by Sarah Spencer
Often using bright colors, bold palettes, and mixed media, Greg Creason brings images to life. “When [an image] captures my eye based on the elements and emotions depicted, I choose it. I look for balance, composition, and coloring. Once the painting is done, I address each piece and the elements I want to add to enhance it.” In addition to oil paints, he uses acrylics, foil, broken glass, and resin to create his unique paintings.
Greg discovered he had a talent for art at a young age when a lawyer complimented a comic that he drew. Realizing at age 11 that he wanted to be an artist, he copied Norman Rockwell calendars for practice, putting himself through college and obtaining a Bachelor’s of Fine Art from Kendall College of Art & Design at Ferris State University in Grand Rapids, Michigan. After college, he was hired by Thomas Kinkade as his first apprentice; he worked in Kinkade’s organization for 12 years, learning the business side of art.
All that hard work has paid off. In 2007, Greg and his wife, Lisa, moved to New Orleans, and opened his gallery, Creason’s Fine Art Gallery, on Royal Street in 2009. In 2019, they expanded that gallery and moved to Chartres Street. They also opened a gallery in Carmel-by-the-Sea, CA in 2020 and another in Naples, FL in 2021. Additionally, he is represented by The Giving Tree Gallery in St. Armands in Sarasota, FL, Masters Gallery in Denver, CO, Exposures International Gallery of Fine Art in Sedona, AZ, Hoypoloi Gallery at Chicago O’Hare Airport, Centaur Gallery in Las Vegas, NV, and the Wyland Gallery at Disney’s Boardwalk Inn, which features castles from his series, “The Kingdom.”
“Art allows me to be free to choose different styles and subject matter, depending on where I am emotionally,” he says.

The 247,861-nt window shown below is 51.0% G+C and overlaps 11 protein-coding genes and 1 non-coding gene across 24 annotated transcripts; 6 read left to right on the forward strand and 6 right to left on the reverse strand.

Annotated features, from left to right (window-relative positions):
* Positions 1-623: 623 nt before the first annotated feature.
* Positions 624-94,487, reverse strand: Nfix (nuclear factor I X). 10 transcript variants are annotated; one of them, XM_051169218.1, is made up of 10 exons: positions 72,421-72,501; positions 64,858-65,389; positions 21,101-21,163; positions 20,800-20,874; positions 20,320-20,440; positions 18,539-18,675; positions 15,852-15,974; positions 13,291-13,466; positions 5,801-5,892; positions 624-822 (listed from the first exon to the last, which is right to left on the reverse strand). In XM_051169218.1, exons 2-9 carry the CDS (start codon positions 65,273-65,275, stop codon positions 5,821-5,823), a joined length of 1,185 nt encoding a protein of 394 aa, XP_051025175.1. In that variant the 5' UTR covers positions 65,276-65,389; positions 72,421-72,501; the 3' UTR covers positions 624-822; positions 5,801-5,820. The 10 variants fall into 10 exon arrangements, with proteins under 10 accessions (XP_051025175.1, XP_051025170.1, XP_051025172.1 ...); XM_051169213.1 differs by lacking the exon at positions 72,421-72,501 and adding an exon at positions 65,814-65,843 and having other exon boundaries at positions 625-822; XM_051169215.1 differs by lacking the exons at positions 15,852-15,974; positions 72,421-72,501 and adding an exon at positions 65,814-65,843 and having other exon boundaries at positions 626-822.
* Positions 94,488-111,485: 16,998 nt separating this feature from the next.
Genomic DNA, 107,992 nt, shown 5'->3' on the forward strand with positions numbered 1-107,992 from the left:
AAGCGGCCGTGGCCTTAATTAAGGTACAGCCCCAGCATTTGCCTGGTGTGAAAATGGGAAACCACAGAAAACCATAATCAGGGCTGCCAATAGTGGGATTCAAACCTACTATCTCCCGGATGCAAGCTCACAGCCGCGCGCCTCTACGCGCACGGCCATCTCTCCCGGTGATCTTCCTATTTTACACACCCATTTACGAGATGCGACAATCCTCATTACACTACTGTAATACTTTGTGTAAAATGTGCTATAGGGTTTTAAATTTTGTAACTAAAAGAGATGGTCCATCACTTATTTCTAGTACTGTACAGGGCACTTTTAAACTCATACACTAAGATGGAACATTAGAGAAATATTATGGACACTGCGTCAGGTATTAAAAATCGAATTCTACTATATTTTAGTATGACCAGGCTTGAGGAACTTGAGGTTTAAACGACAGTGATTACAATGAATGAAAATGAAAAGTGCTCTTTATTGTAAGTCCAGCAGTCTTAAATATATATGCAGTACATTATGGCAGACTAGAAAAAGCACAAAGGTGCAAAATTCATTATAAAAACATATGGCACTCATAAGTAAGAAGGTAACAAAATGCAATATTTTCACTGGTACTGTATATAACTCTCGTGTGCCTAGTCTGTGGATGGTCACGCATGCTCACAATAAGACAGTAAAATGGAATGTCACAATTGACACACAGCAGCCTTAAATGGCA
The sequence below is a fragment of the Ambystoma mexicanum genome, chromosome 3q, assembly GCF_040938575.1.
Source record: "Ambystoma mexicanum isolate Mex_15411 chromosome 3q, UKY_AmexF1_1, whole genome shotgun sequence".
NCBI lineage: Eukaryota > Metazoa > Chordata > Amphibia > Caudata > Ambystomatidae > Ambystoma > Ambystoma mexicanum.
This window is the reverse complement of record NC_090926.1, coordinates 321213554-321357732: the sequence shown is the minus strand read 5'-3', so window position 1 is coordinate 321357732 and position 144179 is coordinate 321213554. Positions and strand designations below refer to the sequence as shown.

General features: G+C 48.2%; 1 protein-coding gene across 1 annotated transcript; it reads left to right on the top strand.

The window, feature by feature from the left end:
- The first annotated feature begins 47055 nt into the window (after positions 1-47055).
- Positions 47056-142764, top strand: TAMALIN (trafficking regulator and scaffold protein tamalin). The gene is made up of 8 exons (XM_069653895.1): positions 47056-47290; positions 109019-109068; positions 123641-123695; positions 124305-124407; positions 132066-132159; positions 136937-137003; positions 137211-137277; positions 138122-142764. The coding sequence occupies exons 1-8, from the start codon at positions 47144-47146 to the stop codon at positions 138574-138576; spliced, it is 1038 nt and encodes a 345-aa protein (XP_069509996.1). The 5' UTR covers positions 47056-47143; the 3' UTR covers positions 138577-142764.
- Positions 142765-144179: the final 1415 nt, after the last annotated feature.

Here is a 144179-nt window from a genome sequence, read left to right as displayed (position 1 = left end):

Greg’s subjects have primarily been women for 35 years. “I hope that I am painting women in a manner that they can see themselves.” An introvert growing up, Greg noticed small, simple things that he hopes can help him tell his subject’s story. For example, when he worked in a department store in college, he noticed that women tend to touch what they plan on buying; this observation is part of why he works with mixed media, to create texture in his paintings. He hopes that women can connect to his works and relate to the emotions and stories that they tell. Many of the women in his paintings don’t have their eyes featured so the viewer can see themselves as the subject. Delving into women’s stories has its benefits outside of art, as well: “I fall in love with my wife at least 100 times a day,” he says.
Greg often has his pieces as part of a series that addresses a unique theme. For example, “I Got You,” is from his “Pop” series, and his “Once Upon a Time in Storyville” series showcases things you wouldn’t know unless you lived in New Orleans. “I am currently working on a new series that is a bit softer than my very colorful and bolder creations,” he says. “This new series is about taking the subject into the emotional side of it to try to offer the reflection of the pressure and freedom they have in their lives.”
In addition to his new series, he has several commissions lined up, including a 10’x4′ commission that is going to San Diego. He is also going to be part of a summer show in the Hamptons, NY, and he’s donating a large piece to the Boston Arts Academy in October. He also donates artwork to numerous other foundations, including the Mark Wahlberg Youth Foundation and the AIDS Foundation. He usually does 150 to 200 reproductions each month, not including his originals or shows. Even though he’s very busy, he suggests that we all take a step back every now and then and “enjoy what you got.”
“I am always trying to push myself with my own art in terms of the technical difficulty and the subject matter,” he says. “I try to paint my subjects, women or not, in moments where certain emotions or expressions are captured.” Above all, he just wants people to enjoy his art. “For whatever emotions my art invokes, I hope it makes people smile.”
Explore Greg’s work at Creason’s Fine Art Gallery at 831 Chartres in the French Quarter or at creasonsfineartgallery.com.